The US Dollar Will Rip and Run in 2021

By: Justice Clark Litle

Mar 10, 2021 | Educational

In 2020, arguably the single best asset to own in size was Bitcoin. For the coming year, that could easily hold true once again, with BTC having a reasonable shot at it before the year is out.

Apart from Bitcoin — which is practically its own asset class — one of the assets we are most bullish on is the U.S. dollar as a currency, relative to all other fiat currencies. The U.S. dollar looks set to romp and stomp on its fiat counterparts this year.

In the TradeSmith Decoder portfolio, we turned aggressively bullish on the dollar a few weeks ago, establishing sizable positions in various forex pairs, for reasons we’ve covered in these pages (primarily the Quantum Deficit Effect).

This call was well-timed as shown by the price action in U.S. dollar index futures, which registered a near-term bottom on Feb. 25 and surged higher.

An early surge in the dollar could just be the beginning.

If our read on the situation is correct, the dollar could be in for a quasi-repeat of its 2014-2015 experience, when the world’s reserve currency rose explosively for months on end (as shown in the chart below).

The natural question, then, is what happened to make the dollar rise so ferociously back then — and what are the comparable factors that could create an encore performance in 2021?

In 2013, the bond market had its historic “taper tantrum” — a surprise spike in long-end yields triggered by fears of a shift in Federal Reserve policy.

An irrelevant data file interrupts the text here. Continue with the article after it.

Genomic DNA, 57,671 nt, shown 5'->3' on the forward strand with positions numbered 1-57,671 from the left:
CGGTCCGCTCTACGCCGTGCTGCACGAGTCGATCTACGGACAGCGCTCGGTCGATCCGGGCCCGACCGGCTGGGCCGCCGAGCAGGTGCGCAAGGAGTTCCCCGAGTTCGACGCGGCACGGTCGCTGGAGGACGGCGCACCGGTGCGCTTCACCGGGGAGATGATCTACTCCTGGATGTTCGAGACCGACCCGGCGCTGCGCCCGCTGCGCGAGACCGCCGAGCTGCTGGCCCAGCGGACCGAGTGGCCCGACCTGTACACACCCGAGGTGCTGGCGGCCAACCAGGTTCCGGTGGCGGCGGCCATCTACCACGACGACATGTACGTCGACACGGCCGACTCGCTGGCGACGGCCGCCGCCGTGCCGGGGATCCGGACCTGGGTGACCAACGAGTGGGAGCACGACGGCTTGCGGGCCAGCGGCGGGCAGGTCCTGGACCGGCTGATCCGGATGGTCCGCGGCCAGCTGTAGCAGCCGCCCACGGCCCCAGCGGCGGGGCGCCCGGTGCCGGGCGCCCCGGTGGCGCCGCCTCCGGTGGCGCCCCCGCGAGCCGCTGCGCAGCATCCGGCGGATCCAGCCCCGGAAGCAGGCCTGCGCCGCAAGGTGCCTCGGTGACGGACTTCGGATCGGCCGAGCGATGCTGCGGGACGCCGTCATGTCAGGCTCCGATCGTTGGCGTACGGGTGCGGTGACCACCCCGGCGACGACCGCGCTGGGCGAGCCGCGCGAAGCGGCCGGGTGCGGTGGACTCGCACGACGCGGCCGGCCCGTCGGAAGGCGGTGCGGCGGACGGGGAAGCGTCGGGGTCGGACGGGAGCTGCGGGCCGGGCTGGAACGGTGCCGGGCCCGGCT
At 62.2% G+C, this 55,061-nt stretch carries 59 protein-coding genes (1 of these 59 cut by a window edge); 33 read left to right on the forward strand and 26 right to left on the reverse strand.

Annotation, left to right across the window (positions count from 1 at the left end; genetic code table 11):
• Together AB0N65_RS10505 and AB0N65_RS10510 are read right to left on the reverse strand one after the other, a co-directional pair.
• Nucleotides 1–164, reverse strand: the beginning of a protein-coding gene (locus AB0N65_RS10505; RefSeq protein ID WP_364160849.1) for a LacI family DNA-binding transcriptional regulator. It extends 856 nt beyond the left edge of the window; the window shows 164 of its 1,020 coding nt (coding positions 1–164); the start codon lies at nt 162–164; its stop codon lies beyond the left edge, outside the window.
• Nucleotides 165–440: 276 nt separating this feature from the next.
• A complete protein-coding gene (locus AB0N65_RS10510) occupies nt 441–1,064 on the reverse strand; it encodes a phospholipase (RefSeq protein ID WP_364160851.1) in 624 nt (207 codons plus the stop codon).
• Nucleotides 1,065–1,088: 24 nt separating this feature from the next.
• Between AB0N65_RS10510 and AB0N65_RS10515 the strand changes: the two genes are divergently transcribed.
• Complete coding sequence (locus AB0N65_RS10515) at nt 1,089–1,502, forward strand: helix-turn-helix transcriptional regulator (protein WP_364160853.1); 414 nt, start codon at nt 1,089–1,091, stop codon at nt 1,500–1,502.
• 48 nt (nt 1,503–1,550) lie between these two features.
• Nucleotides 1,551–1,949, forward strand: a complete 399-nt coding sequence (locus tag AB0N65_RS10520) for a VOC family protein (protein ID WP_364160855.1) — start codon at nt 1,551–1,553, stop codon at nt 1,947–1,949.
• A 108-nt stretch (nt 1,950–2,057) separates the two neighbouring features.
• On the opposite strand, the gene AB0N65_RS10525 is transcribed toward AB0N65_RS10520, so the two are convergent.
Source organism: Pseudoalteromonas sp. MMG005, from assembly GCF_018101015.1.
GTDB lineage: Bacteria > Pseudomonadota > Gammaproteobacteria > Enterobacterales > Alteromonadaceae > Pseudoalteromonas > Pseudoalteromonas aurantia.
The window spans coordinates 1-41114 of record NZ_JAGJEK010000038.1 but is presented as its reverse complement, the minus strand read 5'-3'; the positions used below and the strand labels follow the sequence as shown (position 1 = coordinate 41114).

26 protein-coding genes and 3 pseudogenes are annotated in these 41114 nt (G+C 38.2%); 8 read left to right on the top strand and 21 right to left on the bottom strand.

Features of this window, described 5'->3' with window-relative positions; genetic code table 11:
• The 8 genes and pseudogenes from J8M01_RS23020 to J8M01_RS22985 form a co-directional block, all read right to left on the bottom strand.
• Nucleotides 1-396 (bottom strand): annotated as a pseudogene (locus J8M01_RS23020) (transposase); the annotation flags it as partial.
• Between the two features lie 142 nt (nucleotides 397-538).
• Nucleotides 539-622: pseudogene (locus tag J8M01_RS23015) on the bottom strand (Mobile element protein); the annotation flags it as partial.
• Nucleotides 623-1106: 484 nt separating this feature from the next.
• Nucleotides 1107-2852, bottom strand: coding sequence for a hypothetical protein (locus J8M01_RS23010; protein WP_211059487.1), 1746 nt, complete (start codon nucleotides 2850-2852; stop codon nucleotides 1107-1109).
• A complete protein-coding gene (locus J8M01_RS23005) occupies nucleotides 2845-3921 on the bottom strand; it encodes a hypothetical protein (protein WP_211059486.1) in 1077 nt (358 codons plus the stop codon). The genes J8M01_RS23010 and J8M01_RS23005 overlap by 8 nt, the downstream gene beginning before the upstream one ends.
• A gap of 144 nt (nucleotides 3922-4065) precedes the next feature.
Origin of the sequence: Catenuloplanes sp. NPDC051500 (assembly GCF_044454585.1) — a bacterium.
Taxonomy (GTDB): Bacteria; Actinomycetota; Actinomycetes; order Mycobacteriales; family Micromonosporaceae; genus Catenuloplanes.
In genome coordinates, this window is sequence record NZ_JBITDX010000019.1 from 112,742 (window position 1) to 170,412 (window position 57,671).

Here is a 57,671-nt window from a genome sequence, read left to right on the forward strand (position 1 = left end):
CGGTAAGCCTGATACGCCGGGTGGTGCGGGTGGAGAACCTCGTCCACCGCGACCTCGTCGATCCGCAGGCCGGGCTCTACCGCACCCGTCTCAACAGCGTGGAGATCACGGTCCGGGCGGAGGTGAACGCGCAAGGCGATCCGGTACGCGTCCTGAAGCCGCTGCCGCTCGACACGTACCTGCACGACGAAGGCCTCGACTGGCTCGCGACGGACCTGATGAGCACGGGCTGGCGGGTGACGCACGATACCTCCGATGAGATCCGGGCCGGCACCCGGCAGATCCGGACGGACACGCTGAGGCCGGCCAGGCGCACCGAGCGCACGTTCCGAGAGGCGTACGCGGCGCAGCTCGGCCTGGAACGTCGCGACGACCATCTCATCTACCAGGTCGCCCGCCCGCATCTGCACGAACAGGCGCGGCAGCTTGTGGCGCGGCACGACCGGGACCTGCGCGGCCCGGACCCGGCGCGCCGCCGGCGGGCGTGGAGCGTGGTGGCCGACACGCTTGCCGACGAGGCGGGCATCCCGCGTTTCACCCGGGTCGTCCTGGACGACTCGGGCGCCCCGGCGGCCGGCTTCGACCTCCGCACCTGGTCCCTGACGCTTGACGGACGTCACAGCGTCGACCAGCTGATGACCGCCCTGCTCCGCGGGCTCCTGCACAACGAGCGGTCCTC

For years on end, the Federal Reserve had been purchasing large quantities of treasury bonds in the aftermath of the global financial crisis. By 2013, the Fed had started thinking it was time to cut back, at least a little, in a transition back toward normalcy.

And so, in a congressional appearance on May 22, 2013, Federal Reserve Chairman Ben Bernanke said the following in a question-and-answer session:

“If we see continued improvement and we have confidence that that’s going to be sustained, then we could in the next few meetings, take a step down in our pace of purchases.”

Bernanke thought he was suggesting a mild course of action, just easing things back a bit. Wall Street famously responded with its “tantrum,” causing bond markets to plummet and yields to spike.

What the Federal Reserve did in 2013, by accident, was meaningfully tighten monetary conditions. They didn’t do it on purpose; Wall Street overreacted and did it for them.

By the way, Wall Street overreacting to the Fed — and running wildly in one direction or another — happens more often than people think. In the past we have compared the Chairman of the Fed to a jockey riding an elephant. Under normal circumstances the jockey appears to have control, but it’s mostly a psychology trick. If the elephant decides to panic, forget it.

So, the Federal Reserve tightened monetary conditions substantially in 2013 — not just locally, but globally — through a careless choice of words that triggered a “taper tantrum” and a spike in yields.

The global monetary tightness created by a spike in U.S. long-end yields led to weakness in various economies, while making the U.S. economy look stronger by comparison. This created a snowball effect: As more capital started pouring into the U.S. economy, the dollar got stronger, which attracted more capital still, making the whole thing a runaway train.